Rebranding: the “Should you / Shouldn’t you” guide

Rebranding can revitalize a company… But should you do it?


Have you ever thought about rebranding?

If you’re like many business owners, the answer is a resounding yes.

After all, in the face of stagnant sales, incessant competition and changing markets, the idea of becoming a new, “different” company can be alluring.

But rebranding isn’t a walk in the park—and if you do it wrong, the consequences to your business can be dire.

Should you consider rebranding?

Here are some scenarios where overhauling your brand might make sense.

  • New product. If you’ve recently launched a new product or service that has the potential to confuse your customers, you might think about rebranding that part of the business. We don’t often recommend this approach, though. At BRANDING FOR THE PEOPLE, we feel it makes sense most of the time to create one Master Brand and then roll out sub-brands underneath it.
  • New mission. A shift in your most basic reason for being definitely merits a rebranding conversation. For example, if you’ve been providing services to clients and now want to focus exclusively on teaching them, a rebrand is probably in order.
  • New image. If you’ve had a PR disaster—or an actual one—and you’re trying to distance yourself from it, rebranding may help you achieve your goal. This is difficult to do though, especially in a world where the internet can help even the least savvy customers see through your efforts. Witness tobacco giant Philip Morris and their attempt to rebrand as Altria.
  • New customers. If you’ve managed to attract a new market—whether by choice or by accident—rebranding may make sense. In the early 2000s, for example, Andersen Consulting split from its parent because its best clients wanted only consulting services. It then rebranded to Accenture to further distance itself from the accounting giant. (Good thing, too, as Andersen collapsed over its ties to Enron.)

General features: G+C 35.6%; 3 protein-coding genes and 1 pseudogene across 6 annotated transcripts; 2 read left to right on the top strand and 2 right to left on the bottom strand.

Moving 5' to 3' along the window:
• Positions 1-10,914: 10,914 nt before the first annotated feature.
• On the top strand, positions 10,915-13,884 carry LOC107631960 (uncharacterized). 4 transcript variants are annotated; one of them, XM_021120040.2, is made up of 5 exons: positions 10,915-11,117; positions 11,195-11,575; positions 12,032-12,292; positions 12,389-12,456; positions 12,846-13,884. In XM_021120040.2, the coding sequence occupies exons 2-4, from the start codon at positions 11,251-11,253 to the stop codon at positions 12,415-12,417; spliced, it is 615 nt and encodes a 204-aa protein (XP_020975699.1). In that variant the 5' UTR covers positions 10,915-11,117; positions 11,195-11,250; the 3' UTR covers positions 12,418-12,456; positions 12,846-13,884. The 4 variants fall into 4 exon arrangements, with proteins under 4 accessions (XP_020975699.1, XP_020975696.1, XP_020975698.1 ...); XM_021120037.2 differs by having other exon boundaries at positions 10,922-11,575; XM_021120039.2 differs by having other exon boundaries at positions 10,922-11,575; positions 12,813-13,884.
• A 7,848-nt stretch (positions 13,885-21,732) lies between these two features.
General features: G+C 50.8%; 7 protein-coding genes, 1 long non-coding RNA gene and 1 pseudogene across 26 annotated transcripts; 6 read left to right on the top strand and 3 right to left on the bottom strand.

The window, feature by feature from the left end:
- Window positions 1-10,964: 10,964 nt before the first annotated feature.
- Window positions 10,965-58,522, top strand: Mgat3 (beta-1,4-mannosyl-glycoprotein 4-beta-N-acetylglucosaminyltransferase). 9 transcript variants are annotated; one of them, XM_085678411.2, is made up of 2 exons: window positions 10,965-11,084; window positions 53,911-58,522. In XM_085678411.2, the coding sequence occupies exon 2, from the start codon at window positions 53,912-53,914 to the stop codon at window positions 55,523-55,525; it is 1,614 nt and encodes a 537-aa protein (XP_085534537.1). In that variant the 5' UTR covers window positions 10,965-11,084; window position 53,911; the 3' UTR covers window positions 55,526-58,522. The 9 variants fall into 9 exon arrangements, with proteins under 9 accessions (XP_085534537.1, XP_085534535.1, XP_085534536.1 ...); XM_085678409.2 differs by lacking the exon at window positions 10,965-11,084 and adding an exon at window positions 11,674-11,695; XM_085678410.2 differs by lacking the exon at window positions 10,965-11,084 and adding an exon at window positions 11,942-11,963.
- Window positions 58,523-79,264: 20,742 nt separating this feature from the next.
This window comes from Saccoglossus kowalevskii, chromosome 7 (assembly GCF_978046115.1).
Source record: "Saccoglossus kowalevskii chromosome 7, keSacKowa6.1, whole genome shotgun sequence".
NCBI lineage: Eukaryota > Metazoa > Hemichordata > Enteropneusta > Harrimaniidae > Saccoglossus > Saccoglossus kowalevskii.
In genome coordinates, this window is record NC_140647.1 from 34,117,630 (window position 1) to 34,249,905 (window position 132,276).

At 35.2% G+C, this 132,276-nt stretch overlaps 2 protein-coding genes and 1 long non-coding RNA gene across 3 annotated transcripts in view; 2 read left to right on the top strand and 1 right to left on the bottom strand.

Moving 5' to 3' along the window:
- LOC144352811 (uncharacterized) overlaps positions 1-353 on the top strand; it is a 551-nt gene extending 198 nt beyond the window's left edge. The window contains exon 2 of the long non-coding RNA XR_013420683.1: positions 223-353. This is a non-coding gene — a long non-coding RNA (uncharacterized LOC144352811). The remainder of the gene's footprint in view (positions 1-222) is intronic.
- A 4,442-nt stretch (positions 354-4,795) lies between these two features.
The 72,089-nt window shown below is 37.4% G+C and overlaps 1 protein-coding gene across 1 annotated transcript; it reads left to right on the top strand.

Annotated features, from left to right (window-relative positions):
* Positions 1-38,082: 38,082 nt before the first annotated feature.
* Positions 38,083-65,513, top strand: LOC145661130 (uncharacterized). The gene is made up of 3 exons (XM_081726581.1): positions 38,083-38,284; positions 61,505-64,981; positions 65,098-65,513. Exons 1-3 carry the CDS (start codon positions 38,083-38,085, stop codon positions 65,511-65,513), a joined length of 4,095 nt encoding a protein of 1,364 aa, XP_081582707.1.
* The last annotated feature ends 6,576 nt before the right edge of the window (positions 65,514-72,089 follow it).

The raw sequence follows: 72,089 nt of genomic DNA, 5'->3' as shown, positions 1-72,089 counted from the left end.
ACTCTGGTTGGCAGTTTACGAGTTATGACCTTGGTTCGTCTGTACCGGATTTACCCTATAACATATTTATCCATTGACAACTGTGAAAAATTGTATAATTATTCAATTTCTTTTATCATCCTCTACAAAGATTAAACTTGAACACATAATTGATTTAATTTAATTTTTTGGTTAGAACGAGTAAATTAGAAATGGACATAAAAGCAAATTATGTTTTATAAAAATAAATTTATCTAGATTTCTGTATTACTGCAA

• New needs from current customers. The Canadian arm of Radio Shack, after being bought out in a consumer electronics deal, initially rebranded as The Source by Circuit City. But when its new owner began to falter, it became simply The Source—a move whose timing couldn’t have been better. Circuits and radios are things of the past, and the new name suggests that no matter where electronics go in the future, The Source will be there to provide that tech to its customers. (And both Circuit City and Radio Shack are now distant memories.)
  • New competition. To say things were different in the 90s than they were in the 50s is an understatement. But through that whole time, Kentucky Fried Chicken had the word “fried” right there in its name. 1991 saw a move to KFC, however, in a move away from that F-word. Too many healthy restaurants were giving the chicken giant a run for its money—so the move made sense. (Unfortunately, they handled the rebranding poorly; rumors persist to this day that they switched to KFC because they were no longer legally allowed to claim their product was “chicken.”)

When shouldn’t you rebrand?

Occasionally, businesses undertake a rebranding for the wrong reasons. Here are three.